Changes to the way Bentonville, Ark.-based Wal-Mart does fresh produce business is rubbing produce suppliers and distributors the wrong way.
Industry perception that the retail giant might make life even harder than it has been for grower-shippers became clear as a majority of respondents to The Packer’s latest Produce Pulse survey adamantly opposed the direction Wal-Mart is heading.
“Their margins will stay the same. The way they will achieve savings is pressure the growers and shippers to reduce their costs and take less for their hard work,” one grower-shipper said.
One produce distributor offered this take on Wal-Mart: “I think they will likely fail. When Wal-Mart takes on the grower-direct business model, they will increase their overhead, and likely lose growers if they do not understand how to manage them and their requirements. There are many unanswered questions:
- What will an offshore supplier do with rejected product?
- Will Wal-Mart offer preseason advances?
- What premium will Wal-Mart offer the growers over their current arrangements?
- What will a Wal-Mart grower do with the ‘rest of the crop’ that is not the premium sizes?
- Will Wal-Mart pay its growers in seven to 14 days like we do?”
When asked specifically about Wal-Mart’s changing initiatives and how they might affect produce businesses, many of those polled expressed frustration, even anger.
Comments were made under the condition of anonymity, making for more candid responses.
“I hate Wal-Mart,” commented one director of produce, perishables or merchandising.
“Wal-Mart is a big bully and suppliers should shut them down,” one grower-shipper said.
Other respondents even went so far as to use expletives in referring to their disgust with Wal-Mart and the company’s alleged alienation of growers, small and large.
“It could have adverse effects if they are going to try to buy as cheap as they can. It may put some growers out of business,” one said.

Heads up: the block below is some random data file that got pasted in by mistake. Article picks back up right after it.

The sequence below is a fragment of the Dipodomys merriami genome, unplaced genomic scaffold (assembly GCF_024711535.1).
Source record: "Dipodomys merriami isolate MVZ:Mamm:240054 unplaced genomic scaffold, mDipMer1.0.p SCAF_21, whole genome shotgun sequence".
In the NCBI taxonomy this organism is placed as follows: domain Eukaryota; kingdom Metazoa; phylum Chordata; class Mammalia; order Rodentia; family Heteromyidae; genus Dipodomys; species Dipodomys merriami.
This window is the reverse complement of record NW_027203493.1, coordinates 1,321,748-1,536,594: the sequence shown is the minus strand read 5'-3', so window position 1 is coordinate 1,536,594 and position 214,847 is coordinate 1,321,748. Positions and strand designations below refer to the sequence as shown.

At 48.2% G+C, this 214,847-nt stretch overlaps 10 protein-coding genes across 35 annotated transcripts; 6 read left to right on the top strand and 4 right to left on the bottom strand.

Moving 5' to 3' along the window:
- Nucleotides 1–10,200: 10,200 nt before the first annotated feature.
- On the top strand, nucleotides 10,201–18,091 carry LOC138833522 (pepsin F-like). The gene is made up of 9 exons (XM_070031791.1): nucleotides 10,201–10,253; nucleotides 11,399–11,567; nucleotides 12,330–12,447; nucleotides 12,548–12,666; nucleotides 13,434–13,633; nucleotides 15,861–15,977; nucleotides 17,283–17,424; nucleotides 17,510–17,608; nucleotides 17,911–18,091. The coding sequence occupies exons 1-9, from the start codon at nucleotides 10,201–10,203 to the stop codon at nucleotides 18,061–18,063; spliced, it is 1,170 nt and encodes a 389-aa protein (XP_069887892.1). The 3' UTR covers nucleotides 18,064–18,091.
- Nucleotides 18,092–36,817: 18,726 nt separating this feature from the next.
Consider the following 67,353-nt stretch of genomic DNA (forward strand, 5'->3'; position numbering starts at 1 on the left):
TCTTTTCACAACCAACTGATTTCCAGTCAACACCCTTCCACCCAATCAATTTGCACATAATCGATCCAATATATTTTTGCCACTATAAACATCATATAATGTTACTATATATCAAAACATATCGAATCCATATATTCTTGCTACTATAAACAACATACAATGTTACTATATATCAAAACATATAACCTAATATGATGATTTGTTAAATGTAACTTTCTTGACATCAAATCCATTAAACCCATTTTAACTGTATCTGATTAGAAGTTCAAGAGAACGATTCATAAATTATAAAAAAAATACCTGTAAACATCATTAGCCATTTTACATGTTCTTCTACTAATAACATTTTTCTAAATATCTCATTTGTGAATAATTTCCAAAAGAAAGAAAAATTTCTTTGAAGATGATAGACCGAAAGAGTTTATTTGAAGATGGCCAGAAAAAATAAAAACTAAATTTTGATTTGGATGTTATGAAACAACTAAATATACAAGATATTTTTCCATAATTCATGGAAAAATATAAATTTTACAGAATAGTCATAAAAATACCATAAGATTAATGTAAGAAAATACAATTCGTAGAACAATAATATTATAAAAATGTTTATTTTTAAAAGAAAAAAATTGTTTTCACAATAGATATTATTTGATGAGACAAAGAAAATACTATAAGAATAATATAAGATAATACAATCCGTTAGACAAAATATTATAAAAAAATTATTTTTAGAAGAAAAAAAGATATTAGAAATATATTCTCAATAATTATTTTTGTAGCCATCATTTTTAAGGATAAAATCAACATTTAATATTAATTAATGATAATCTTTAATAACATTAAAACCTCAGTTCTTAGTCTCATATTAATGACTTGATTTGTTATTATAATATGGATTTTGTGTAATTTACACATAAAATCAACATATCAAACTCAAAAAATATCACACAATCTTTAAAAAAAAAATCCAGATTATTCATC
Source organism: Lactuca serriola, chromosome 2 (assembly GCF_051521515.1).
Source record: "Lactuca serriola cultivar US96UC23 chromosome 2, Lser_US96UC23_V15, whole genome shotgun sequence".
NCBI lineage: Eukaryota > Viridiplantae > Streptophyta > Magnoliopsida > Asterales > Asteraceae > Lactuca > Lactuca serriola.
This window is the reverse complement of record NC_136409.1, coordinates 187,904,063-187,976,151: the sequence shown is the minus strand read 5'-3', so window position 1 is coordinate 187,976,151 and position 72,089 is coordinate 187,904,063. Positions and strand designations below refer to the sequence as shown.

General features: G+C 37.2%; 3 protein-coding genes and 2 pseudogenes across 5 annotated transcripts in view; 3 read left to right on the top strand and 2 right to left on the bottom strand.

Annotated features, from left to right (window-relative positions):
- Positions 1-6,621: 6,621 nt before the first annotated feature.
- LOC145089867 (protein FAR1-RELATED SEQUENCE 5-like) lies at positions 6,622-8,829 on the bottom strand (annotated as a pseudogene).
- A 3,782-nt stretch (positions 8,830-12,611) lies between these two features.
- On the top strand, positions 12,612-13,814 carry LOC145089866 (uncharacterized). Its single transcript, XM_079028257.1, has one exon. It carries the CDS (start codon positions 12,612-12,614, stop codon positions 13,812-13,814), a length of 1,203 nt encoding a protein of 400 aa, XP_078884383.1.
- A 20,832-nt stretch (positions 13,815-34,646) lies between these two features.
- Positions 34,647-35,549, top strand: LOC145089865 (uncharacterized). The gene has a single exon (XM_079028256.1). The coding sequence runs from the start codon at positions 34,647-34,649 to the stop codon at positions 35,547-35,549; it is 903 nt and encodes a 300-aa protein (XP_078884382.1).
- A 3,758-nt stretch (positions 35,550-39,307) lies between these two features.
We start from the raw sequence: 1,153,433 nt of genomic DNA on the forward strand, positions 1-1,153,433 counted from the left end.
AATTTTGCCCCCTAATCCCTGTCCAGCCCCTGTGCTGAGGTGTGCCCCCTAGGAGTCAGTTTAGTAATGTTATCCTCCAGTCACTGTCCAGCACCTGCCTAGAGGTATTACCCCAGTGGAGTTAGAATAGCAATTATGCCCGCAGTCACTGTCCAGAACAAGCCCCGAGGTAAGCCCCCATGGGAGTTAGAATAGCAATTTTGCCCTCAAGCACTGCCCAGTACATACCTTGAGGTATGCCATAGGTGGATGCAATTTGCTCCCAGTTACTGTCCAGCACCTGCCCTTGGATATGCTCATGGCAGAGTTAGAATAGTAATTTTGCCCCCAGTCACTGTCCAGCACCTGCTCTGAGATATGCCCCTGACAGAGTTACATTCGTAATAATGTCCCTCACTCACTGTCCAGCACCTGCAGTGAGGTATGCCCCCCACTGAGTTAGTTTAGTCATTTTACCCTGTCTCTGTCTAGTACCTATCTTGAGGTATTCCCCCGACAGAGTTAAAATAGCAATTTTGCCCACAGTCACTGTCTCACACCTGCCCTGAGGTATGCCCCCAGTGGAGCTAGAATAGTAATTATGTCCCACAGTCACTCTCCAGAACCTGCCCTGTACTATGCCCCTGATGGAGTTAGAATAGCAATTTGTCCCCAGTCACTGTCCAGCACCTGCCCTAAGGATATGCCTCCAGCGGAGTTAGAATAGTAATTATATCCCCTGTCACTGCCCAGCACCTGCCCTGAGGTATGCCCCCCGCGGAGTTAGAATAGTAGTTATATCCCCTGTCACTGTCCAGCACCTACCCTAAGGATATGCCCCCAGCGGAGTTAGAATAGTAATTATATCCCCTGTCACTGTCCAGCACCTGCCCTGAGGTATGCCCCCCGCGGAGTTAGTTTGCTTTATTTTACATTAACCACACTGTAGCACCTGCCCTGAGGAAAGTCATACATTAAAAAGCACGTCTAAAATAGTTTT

“It will affect the market, no doubt about it, and will also threaten the supplier/grower to a point where they will lose suppliers,” another grower-shipper commented.
Survey participants also sounded off on the perception that Wal-Mart is taking advantage of produce suppliers and cutting into grower-shippers’ profits.
“(Wal-Mart is) a very difficult vendor to deal with. We have turned them down as a local supplier and ship to their warehouses only as a last resort,” one said.
Another: “From what I understand, their new initiatives will make things much more chaotic for suppliers. Not a good move on Wal-Mart’s part.”
In support of Wal-Mart
Still, some grower-shippers said they think Wal-Mart is going in the right direction, focusing on continuing to slash costs and targeting growing demographic markets, such as Hispanics in the U.S.
Among the few positive responses:
- “Wal-Mart’s new model could present significant opportunities for us.”
- “It will hopefully drive volumes for the industry.”
Other respondents made somewhat guarded positive remarks about Wal-Mart, expressing hopes of doing new or increased business with the company — but sounding more like they’re taking that stance only out of necessity:
- “I expect that we will figure out a way to continue doing a lot of business with Wal-Mart.”
- “Not sure … Maybe can get some produce into Wal-Mart … (but) not sure that we want to.”
- “Like all key customers that change direction in purchasing, we are concerned. The fact of the matter is they will need more produce and not less, so we will see how it all pans out.”
Whatever the future holds for the produce industry’s relationship with Wal-Mart, it’s clear from these survey results that the retail giant needs to mend fences with its suppliers to maintain the ability to offer top-quality produce to its consumers.
The backlash from alienation of too many suppliers now may seem like a small price for Wal-Mart to pay, but, in the end, it could ruin Wal-Mart’s entire produce department strategy.
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